- In response to Stories from Hama (Memories of Painter Khaled Al-Khani) Part I here are some of the reactions and the recollections of the readers :
- Amal Hanano | January 18, 2012 at 5:19 pm
Thank you for this beautiful but painful entry. This February is the month to finally face up to the crimes that happened to Hama, while we were sleeping, while we were young, while we were silent. It is time to read the words of the survivors and listen after we ignored them for decades. It’s time to weep for Hama, to weep for our past and present. It is time as a nation, to collectively mourn Hama openly, without fear, for the first time since 1982. Maybe by the end of the month, we will be able to let go of some of the guilt and move forward, knowing while Assad repeats the sins of his father, we are not repeating the sins of our silent fathers.
- Aboud | January 18, 2012 at 6:05 pm
A very harrowing account. It can’t have been easy to recall such painful memories.
Such evil can never be permitted to exist. How can anyone in their right mind even contemplate compromising or having a dialog with the entity that created such barbarity.
- Observer | January 18, 2012 at 6:14 pm
Two elderly members of my family in their sixties were gunned down in their home in Hama in 1982. Their children recognized the father from his wedding ring, this how bad his body was.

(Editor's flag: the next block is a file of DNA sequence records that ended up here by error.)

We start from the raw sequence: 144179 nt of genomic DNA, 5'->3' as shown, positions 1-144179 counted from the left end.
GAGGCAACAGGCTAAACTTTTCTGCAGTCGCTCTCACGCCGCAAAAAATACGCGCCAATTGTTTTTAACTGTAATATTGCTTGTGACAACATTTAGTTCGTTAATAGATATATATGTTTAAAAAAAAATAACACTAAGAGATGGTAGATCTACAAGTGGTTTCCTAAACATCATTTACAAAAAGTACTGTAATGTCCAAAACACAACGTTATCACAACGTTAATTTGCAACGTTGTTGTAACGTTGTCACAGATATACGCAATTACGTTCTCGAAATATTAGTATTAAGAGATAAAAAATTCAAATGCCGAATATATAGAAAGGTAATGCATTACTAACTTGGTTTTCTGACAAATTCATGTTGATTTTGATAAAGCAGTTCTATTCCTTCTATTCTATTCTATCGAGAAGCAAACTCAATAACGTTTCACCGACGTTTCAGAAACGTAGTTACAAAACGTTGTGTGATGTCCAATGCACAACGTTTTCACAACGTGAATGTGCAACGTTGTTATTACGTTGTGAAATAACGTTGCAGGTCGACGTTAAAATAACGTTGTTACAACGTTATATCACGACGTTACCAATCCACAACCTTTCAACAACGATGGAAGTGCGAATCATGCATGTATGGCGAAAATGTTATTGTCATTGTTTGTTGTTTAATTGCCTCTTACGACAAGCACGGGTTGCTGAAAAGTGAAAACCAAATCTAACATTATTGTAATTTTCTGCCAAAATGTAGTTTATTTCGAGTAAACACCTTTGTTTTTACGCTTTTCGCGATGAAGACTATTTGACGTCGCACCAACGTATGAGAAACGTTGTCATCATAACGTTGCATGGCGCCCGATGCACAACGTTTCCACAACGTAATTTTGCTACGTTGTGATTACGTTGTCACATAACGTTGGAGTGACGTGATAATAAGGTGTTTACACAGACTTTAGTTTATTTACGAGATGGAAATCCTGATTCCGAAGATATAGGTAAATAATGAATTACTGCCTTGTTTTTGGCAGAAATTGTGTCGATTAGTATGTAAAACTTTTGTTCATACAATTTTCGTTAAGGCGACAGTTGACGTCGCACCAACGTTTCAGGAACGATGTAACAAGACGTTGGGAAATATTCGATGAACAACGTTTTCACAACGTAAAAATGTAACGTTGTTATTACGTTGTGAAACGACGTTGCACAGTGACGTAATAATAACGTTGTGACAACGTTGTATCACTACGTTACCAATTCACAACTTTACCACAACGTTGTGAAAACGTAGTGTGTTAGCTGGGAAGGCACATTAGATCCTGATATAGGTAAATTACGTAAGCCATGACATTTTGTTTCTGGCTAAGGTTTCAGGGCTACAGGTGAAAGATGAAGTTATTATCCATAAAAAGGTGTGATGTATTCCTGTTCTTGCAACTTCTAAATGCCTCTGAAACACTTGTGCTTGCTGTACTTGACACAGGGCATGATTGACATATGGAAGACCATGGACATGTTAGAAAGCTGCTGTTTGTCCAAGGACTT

The level of hatred is manifest in the extreme brutality that followed that is also accounted by the book from Tadmur to Harvard. In this book the account is very similar to one of my relations who was imprisoned for more than a decade and once released had to walk in his slippers the 20 km to Damascus and when he showed up his family did not recognize him for so emaciated he was and they thought that this was a vagrant coming in for begging.
Once a person was taken into custody the sentence was death and the trial was to either confirm or commute the sentence.
Thank you for your thoughtful comment. Your words do reflect what I was thinking as I was trying to finalize the translation of this installment. I had originally intended to have all of Khaled’s memories translated into a single post, but as I proceeded the feeling of guilt you so eloquently identified became overwhelming, and the only way to cope with it for me was to finish this segment and get it out, for I wanted the world to read Khaled’s words as soon as possible.
Yes, it is time to weep for Hama, as well as for the more than 6000 murdered by orders of the person who insisted on inheriting his father’s legacy as a butcher of Syria. And as we weep, and work, each within our best towards freeing ourselves and Syria, we forge a new country. A country that has finally learned to grief and to move positively.